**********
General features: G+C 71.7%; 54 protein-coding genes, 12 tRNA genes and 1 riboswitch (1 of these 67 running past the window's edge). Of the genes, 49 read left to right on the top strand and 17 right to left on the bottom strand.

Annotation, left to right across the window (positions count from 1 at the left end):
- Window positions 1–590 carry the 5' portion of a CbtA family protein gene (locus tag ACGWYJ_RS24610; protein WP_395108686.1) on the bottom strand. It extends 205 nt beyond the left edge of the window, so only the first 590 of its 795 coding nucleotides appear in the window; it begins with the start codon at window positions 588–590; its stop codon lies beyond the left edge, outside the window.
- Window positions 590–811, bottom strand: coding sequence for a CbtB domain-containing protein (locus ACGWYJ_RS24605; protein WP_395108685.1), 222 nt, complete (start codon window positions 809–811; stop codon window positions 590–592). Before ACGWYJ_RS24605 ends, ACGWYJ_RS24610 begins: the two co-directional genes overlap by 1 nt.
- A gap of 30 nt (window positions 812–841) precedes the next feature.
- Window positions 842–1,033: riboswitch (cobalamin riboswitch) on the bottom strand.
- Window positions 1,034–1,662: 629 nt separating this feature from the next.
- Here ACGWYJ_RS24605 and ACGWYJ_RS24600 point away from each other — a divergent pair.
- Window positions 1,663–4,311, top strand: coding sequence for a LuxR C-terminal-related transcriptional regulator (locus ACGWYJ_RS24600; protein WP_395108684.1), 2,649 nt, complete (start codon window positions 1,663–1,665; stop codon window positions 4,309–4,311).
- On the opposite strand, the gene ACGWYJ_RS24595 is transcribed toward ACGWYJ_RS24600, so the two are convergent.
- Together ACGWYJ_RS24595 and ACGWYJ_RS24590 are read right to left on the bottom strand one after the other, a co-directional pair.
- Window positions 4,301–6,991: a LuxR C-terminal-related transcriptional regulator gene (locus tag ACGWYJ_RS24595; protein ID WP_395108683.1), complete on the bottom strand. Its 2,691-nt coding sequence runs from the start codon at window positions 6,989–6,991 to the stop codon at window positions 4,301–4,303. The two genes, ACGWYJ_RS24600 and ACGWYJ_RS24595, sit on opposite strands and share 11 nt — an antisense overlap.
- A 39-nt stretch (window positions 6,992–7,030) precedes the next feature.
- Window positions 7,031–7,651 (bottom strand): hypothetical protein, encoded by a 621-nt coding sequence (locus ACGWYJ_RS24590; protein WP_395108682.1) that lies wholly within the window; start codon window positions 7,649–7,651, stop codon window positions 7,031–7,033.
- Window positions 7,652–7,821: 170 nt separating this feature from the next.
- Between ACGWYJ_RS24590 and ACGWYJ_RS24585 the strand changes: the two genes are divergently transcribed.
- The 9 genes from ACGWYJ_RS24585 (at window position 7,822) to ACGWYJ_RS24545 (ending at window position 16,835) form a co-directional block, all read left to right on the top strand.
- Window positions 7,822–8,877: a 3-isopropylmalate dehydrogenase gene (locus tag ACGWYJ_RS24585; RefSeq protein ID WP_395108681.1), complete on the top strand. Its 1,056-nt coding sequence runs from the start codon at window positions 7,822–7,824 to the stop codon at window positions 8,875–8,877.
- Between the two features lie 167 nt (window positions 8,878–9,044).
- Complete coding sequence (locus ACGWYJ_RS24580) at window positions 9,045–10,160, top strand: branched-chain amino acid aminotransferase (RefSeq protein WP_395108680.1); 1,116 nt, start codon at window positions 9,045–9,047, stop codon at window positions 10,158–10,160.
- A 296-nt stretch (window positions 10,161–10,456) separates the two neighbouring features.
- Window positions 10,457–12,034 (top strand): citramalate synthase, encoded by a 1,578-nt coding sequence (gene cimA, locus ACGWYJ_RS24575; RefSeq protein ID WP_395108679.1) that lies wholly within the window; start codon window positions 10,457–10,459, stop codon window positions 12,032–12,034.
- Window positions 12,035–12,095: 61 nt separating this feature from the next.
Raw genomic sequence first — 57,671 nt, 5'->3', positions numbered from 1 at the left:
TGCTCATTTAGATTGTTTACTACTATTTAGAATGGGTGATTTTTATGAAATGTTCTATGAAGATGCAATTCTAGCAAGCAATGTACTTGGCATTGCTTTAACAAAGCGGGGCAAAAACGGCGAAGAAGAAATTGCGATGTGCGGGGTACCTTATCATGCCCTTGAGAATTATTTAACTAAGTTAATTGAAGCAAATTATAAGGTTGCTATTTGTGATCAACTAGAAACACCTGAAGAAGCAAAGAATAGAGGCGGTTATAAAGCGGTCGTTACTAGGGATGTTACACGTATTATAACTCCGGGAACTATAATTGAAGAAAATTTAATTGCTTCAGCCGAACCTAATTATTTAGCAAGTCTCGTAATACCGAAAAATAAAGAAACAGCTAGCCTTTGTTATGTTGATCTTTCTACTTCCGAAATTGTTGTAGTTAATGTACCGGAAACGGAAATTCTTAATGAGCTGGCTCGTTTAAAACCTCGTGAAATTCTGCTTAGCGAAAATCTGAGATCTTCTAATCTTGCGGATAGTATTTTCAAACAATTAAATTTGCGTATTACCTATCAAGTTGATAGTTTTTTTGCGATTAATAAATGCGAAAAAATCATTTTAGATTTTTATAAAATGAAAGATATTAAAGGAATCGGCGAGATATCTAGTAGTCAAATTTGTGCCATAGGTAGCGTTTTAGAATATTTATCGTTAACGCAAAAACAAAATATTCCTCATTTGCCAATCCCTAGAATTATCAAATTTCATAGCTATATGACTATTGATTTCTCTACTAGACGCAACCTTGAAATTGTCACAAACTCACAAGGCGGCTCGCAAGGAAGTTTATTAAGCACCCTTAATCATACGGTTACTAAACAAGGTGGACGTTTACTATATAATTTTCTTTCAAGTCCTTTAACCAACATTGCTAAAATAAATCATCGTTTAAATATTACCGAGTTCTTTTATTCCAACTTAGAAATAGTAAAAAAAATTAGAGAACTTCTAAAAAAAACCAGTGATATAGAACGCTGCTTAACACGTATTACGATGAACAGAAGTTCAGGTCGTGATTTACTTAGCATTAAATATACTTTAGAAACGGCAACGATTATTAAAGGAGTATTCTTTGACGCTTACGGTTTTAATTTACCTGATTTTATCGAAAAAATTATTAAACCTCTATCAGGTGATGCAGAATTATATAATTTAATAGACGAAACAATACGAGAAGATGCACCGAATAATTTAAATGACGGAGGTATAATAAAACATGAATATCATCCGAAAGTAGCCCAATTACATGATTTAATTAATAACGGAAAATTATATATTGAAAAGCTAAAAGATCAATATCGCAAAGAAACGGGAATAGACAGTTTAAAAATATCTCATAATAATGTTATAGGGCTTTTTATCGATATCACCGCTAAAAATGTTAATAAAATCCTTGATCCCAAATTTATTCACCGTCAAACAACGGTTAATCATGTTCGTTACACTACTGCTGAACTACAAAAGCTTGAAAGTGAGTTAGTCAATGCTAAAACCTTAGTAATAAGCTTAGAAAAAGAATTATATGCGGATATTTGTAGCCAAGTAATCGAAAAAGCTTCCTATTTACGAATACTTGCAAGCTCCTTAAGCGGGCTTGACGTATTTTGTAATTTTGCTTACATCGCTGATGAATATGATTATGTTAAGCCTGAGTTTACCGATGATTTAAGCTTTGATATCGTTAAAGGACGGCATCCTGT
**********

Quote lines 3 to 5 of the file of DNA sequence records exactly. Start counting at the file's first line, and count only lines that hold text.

- Window positions 1–590 carry the 5' portion of a CbtA family protein gene (locus tag ACGWYJ_RS24610; protein WP_395108686.1) on the bottom strand. It extends 205 nt beyond the left edge of the window, so only the first 590 of its 795 coding nucleotides appear in the window; it begins with the start codon at window positions 588–590; its stop codon lies beyond the left edge, outside the window.
- Window positions 590–811, bottom strand: coding sequence for a CbtB domain-containing protein (locus ACGWYJ_RS24605; protein WP_395108685.1), 222 nt, complete (start codon window positions 809–811; stop codon window positions 590–592). Before ACGWYJ_RS24605 ends, ACGWYJ_RS24610 begins: the two co-directional genes overlap by 1 nt.
- A gap of 30 nt (window positions 812–841) precedes the next feature.